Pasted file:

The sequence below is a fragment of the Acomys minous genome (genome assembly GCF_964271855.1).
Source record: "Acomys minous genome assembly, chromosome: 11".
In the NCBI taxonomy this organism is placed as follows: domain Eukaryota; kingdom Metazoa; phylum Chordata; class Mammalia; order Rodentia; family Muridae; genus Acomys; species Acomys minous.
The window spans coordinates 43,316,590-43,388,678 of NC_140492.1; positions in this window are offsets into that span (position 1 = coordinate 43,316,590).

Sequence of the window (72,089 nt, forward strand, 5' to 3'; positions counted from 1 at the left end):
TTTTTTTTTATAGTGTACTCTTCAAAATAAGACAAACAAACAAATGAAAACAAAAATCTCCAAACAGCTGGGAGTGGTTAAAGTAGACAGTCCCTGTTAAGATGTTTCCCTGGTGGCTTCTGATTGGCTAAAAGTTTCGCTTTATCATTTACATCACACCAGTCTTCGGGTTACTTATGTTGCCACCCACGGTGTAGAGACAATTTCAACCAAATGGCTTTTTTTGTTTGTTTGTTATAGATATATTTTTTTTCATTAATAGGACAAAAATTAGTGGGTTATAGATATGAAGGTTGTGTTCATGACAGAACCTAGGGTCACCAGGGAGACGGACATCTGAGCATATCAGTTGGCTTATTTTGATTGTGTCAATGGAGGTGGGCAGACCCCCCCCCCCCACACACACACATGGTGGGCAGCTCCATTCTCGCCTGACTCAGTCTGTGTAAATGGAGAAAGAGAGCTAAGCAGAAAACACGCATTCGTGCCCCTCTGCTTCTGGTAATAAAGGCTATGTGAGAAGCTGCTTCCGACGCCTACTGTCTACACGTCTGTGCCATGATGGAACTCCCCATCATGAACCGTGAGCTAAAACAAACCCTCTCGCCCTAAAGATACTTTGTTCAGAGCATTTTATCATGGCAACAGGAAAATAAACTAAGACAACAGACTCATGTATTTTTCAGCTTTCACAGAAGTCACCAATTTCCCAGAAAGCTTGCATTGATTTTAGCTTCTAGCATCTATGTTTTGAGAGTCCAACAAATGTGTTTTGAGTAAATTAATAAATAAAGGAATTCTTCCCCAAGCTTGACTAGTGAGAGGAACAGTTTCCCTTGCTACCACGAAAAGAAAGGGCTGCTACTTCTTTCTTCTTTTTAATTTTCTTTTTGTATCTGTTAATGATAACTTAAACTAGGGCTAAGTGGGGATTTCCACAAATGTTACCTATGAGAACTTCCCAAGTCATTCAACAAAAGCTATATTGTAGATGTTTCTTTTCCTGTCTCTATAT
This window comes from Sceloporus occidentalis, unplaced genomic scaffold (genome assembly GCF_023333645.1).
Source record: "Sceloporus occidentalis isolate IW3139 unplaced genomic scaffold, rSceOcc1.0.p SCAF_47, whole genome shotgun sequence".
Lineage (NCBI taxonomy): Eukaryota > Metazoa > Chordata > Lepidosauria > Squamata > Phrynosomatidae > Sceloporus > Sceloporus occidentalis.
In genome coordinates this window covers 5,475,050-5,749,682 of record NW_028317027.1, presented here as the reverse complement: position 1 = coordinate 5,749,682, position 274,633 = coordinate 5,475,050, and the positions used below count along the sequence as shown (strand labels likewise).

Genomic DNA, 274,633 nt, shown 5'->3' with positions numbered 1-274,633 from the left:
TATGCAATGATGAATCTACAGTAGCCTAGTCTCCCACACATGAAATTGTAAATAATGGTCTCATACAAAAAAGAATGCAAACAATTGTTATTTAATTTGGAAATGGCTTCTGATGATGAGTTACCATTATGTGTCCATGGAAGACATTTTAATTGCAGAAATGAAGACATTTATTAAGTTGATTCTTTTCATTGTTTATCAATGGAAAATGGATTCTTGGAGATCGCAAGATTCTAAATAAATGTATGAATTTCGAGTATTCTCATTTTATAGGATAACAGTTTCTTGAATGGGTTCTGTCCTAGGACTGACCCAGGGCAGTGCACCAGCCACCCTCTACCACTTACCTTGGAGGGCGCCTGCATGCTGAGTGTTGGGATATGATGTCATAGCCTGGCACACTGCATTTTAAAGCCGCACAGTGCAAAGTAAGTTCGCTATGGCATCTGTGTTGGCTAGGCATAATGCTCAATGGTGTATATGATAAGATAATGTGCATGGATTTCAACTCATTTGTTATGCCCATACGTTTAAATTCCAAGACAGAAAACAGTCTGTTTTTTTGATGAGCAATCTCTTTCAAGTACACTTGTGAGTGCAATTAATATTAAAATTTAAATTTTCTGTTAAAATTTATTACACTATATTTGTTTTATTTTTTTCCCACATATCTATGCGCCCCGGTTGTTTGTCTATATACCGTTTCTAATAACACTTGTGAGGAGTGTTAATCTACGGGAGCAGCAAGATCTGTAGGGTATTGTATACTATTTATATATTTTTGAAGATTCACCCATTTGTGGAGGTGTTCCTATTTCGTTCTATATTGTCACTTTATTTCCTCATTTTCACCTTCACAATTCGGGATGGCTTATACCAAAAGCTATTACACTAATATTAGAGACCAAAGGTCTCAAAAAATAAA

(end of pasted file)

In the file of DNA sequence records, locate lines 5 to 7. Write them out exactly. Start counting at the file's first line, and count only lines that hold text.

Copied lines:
Sequence of the window (72,089 nt, forward strand, 5' to 3'; positions counted from 1 at the left end):
TTTTTTTTTATAGTGTACTCTTCAAAATAAGACAAACAAACAAATGAAAACAAAAATCTCCAAACAGCTGGGAGTGGTTAAAGTAGACAGTCCCTGTTAAGATGTTTCCCTGGTGGCTTCTGATTGGCTAAAAGTTTCGCTTTATCATTTACATCACACCAGTCTTCGGGTTACTTATGTTGCCACCCACGGTGTAGAGACAATTTCAACCAAATGGCTTTTTTTGTTTGTTTGTTATAGATATATTTTTTTTCATTAATAGGACAAAAATTAGTGGGTTATAGATATGAAGGTTGTGTTCATGACAGAACCTAGGGTCACCAGGGAGACGGACATCTGAGCATATCAGTTGGCTTATTTTGATTGTGTCAATGGAGGTGGGCAGACCCCCCCCCCCCACACACACACATGGTGGGCAGCTCCATTCTCGCCTGACTCAGTCTGTGTAAATGGAGAAAGAGAGCTAAGCAGAAAACACGCATTCGTGCCCCTCTGCTTCTGGTAATAAAGGCTATGTGAGAAGCTGCTTCCGACGCCTACTGTCTACACGTCTGTGCCATGATGGAACTCCCCATCATGAACCGTGAGCTAAAACAAACCCTCTCGCCCTAAAGATACTTTGTTCAGAGCATTTTATCATGGCAACAGGAAAATAAACTAAGACAACAGACTCATGTATTTTTCAGCTTTCACAGAAGTCACCAATTTCCCAGAAAGCTTGCATTGATTTTAGCTTCTAGCATCTATGTTTTGAGAGTCCAACAAATGTGTTTTGAGTAAATTAATAAATAAAGGAATTCTTCCCCAAGCTTGACTAGTGAGAGGAACAGTTTCCCTTGCTACCACGAAAAGAAAGGGCTGCTACTTCTTTCTTCTTTTTAATTTTCTTTTTGTATCTGTTAATGATAACTTAAACTAGGGCTAAGTGGGGATTTCCACAAATGTTACCTATGAGAACTTCCCAAGTCATTCAACAAAAGCTATATTGTAGATGTTTCTTTTCCTGTCTCTATAT
This window comes from Sceloporus occidentalis, unplaced genomic scaffold (genome assembly GCF_023333645.1).